The administration’s brewing dissent for the Healy Pub proposal came to a head Wednesday when University President John J. DeGioia indicated that approval is unlikely for the student effort.
“[The Healy Pub] is not part of the vision for addressing the needs of student space at Georgetown,” he said.
In a meeting with student press, DeGioia and Vice President for Student Affairs Todd Olson clearly expressed that a student space in Healy Hall will not be a piece of the planned expansion of gathering space on campus.
Pub proponents said they were unfazed by the comments and vowed to press forward with their campaign.
“We’ve known his position for months, this in no way deters our efforts … We’re looking forward to be able to argue it in person,” said Chris Pigott (COL ’12), one of the founders of the effort. “We have arguments that have not been heard by anyone.”
Olson told reporters that a New South student space was a priority and that conversations about serving alcohol in the venue will “But clearly what’s in there is not going to be the same as the Healy Pub was. But I think it can be and very much wants to be an equally appealing place for students to gather and have fun together,” Olsen said.
According to Colton Malkerson (COL ’13), Georgetown University Student Association Finance and Appropriations Committee chairman, there are set plans for the pub proposal working group to present a revised plan to DeGioia and the administration.
“Until that meeting takes place, it would be hard for President DeGioia to give a completely educated response to the proposal,” he said.
DeGioia backed his position with a number of concerns about the viability of a pub space on the Hilltop. He referenced the failed pub attempt in the Leavey Center and the issues that it presented from a legal and financial perspective. The Leavey Pub, the successor of the Healey Pub, was closed in 1994.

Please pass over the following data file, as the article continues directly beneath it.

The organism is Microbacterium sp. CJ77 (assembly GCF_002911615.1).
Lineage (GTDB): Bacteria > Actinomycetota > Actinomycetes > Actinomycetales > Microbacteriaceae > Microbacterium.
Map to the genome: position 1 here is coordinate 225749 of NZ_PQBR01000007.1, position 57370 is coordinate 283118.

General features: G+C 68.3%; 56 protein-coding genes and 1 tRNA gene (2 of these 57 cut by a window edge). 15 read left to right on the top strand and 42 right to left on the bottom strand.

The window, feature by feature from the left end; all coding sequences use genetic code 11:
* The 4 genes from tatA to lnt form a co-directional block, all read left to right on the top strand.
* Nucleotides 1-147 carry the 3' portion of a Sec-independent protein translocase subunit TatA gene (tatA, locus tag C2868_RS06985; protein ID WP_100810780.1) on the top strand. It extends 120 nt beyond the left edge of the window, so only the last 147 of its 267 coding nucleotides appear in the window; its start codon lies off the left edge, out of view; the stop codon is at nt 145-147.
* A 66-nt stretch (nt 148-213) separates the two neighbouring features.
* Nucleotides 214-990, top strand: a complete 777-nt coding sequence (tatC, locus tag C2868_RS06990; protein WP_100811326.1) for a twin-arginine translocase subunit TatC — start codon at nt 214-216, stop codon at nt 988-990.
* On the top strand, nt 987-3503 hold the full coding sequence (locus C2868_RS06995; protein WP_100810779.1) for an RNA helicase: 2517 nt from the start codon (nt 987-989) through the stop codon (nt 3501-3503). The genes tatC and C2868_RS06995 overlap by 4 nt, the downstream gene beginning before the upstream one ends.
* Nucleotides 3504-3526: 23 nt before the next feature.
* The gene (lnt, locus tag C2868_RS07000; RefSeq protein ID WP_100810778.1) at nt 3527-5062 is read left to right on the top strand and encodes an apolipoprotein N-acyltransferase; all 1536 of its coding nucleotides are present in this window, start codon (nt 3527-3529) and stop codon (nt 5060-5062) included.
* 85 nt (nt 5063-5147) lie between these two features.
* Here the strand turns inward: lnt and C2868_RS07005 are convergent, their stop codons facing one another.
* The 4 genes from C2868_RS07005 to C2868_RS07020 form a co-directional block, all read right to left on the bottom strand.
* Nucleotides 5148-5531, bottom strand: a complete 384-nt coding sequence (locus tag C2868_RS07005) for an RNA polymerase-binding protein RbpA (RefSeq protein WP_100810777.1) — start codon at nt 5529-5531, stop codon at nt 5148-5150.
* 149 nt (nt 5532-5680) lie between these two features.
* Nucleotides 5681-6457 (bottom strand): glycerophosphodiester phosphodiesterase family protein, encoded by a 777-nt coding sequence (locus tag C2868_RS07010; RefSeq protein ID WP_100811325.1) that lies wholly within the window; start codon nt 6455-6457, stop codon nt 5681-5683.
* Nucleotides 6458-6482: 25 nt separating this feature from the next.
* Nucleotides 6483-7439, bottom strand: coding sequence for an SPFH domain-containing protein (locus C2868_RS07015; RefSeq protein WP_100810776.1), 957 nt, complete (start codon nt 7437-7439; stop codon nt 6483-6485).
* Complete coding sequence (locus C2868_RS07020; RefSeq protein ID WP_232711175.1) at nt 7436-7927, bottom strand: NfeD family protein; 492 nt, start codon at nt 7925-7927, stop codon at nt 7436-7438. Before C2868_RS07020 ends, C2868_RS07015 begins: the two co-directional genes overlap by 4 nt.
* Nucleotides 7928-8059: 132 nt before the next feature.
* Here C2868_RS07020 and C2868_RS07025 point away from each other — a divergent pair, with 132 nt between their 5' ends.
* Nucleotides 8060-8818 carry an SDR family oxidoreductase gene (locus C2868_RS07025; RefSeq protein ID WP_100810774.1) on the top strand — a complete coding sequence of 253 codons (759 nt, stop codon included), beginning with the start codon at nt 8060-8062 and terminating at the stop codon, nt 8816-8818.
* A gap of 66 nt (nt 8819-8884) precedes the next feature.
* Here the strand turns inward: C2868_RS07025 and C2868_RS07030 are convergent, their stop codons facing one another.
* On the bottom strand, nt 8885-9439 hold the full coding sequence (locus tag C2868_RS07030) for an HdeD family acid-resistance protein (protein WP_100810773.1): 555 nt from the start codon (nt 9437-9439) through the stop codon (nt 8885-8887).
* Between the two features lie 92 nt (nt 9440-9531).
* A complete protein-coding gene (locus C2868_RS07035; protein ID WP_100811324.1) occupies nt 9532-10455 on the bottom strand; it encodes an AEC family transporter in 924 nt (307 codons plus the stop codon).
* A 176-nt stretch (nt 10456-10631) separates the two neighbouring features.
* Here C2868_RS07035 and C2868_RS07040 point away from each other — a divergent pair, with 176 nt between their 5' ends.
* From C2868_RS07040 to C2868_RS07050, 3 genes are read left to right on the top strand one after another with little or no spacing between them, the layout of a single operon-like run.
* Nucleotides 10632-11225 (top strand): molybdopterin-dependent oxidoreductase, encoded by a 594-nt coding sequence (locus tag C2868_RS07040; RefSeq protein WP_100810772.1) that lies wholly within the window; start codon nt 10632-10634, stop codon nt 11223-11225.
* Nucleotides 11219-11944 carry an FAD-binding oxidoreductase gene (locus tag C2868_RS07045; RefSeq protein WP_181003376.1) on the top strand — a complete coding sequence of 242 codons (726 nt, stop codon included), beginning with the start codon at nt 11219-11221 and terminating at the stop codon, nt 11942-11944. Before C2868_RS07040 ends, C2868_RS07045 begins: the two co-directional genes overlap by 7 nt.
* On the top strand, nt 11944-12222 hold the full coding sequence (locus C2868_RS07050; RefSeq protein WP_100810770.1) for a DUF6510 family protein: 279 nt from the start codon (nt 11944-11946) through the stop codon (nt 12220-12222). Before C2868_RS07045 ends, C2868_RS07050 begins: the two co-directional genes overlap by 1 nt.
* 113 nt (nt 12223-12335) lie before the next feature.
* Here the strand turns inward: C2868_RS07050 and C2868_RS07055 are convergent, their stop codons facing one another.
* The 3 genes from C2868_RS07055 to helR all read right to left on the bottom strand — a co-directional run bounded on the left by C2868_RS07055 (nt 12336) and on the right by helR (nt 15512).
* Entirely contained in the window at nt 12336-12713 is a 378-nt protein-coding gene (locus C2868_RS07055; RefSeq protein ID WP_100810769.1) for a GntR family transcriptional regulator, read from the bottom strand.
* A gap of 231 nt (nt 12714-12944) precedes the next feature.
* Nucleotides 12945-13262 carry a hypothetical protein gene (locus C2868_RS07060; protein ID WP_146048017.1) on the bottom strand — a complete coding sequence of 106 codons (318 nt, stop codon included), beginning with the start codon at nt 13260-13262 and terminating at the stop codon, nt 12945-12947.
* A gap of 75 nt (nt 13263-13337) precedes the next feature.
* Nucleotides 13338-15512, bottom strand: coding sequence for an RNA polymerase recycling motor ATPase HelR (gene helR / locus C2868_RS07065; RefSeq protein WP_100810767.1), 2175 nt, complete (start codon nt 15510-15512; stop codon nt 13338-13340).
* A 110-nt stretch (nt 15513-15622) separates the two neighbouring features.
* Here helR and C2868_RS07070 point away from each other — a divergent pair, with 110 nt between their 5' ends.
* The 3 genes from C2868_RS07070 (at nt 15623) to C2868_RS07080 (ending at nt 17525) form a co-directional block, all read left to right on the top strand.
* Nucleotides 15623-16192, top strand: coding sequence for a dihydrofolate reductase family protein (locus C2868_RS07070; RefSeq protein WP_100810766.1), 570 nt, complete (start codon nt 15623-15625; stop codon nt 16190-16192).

“I recognize from our alumni community the nostalgia that they have for this extraordinary experience that they had. But what I don’t think that they appreciate is that they were the last ones to have that experience,” DeGioia said.
He also raised concerns about the effects that the proposal might have on the community.
“We have not demonstrated in this changed environment that we can manage a pub on campus and the way in which the Healy Pub characterized this campus from 1974 to 1988,” he said. “I certainly can attest to the enjoyment that facility gave to my generation; [however], the alumni who have been enthusiastic about this project have forgotten that beginning in 1986, the laws changed.”
Pigott said he felt that the movement still carries weight.
“Until we are allowed to voice the full merits of the proposal …and the guarantee that it can be done well, until he hears that, I’m not going to take any [statement] at face value,” he said.
DeGioia and Olsen emphasized the administration’s continued focus on the development of space in New South and working with students to include their input in the design. .
“We take seriously the need to improve student gathering space and we want our students to feel welcome on campus,” Olsen said.
“But it’s a bridge too far, I think, to get to the Healy Pub,” DeGioia added.
–Hoya Staff Writer Lauren Weber contributed to this report.